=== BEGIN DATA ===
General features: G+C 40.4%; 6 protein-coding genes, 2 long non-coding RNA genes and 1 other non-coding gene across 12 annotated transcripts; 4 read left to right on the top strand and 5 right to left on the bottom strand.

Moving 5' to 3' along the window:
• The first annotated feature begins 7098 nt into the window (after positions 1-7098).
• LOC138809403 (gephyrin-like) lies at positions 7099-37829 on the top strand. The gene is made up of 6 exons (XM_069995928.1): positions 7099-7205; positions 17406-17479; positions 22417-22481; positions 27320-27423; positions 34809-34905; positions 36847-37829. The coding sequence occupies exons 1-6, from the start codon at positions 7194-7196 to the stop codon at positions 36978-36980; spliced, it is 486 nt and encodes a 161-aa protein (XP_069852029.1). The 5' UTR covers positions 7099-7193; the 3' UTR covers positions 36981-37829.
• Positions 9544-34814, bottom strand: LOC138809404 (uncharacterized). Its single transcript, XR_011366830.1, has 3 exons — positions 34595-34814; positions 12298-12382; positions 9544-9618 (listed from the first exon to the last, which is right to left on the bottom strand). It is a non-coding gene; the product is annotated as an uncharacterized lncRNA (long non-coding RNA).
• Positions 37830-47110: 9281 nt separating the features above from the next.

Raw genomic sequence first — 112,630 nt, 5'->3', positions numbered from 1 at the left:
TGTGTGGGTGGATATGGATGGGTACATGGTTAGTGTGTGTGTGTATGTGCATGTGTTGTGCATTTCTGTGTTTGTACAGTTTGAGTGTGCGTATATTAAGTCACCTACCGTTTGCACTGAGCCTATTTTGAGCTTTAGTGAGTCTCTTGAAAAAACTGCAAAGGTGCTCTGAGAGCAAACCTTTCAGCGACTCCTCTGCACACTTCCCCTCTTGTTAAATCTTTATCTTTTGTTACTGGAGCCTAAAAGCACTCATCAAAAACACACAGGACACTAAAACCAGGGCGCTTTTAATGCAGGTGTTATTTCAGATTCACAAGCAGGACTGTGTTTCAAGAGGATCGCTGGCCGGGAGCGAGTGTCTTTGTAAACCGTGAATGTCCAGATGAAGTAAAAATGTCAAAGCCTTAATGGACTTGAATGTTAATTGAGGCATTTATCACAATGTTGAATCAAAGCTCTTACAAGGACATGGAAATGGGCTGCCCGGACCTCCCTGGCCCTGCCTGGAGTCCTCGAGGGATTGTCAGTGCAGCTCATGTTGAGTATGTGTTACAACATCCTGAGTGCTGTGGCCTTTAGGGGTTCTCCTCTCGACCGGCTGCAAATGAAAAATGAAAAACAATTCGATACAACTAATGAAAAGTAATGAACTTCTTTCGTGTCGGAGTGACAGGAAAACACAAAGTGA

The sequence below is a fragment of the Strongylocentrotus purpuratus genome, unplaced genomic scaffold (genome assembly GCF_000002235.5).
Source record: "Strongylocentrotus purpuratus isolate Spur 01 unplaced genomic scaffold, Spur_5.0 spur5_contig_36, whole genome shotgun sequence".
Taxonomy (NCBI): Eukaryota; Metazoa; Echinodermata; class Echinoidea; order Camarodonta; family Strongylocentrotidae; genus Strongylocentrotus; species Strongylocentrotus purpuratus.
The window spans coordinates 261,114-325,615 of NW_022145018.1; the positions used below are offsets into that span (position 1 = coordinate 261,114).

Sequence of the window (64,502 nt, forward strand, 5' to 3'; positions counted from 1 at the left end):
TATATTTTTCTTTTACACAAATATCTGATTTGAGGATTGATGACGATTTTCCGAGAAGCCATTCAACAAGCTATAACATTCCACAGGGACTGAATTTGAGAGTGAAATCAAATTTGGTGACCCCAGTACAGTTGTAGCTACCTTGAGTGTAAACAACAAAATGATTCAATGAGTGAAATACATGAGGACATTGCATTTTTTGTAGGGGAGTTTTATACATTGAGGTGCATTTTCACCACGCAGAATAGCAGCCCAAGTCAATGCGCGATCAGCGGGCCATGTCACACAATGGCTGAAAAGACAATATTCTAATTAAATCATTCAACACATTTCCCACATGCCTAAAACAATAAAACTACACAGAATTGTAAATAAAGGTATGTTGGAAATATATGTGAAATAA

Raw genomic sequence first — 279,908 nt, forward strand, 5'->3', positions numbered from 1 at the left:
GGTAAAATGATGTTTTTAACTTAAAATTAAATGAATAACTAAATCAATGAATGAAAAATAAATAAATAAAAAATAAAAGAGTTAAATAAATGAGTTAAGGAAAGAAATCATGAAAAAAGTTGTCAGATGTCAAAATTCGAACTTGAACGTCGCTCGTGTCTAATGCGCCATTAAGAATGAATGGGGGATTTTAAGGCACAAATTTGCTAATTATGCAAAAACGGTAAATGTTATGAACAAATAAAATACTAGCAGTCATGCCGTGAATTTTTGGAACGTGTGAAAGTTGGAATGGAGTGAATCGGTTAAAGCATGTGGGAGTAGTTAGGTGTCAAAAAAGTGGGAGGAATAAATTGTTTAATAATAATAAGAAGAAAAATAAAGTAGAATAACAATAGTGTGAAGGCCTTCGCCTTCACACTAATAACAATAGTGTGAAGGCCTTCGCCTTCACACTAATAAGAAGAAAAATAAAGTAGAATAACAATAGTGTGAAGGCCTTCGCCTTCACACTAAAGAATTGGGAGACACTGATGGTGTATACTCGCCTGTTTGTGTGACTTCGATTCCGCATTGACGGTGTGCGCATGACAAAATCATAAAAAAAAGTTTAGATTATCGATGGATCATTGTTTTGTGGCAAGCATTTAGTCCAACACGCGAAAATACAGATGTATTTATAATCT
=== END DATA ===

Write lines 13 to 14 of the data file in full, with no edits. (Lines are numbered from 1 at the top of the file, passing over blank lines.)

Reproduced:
Sequence of the window (64,502 nt, forward strand, 5' to 3'; positions counted from 1 at the left end):
TATATTTTTCTTTTACACAAATATCTGATTTGAGGATTGATGACGATTTTCCGAGAAGCCATTCAACAAGCTATAACATTCCACAGGGACTGAATTTGAGAGTGAAATCAAATTTGGTGACCCCAGTACAGTTGTAGCTACCTTGAGTGTAAACAACAAAATGATTCAATGAGTGAAATACATGAGGACATTGCATTTTTTGTAGGGGAGTTTTATACATTGAGGTGCATTTTCACCACGCAGAATAGCAGCCCAAGTCAATGCGCGATCAGCGGGCCATGTCACACAATGGCTGAAAAGACAATATTCTAATTAAATCATTCAACACATTTCCCACATGCCTAAAACAATAAAACTACACAGAATTGTAAATAAAGGTATGTTGGAAATATATGTGAAATAA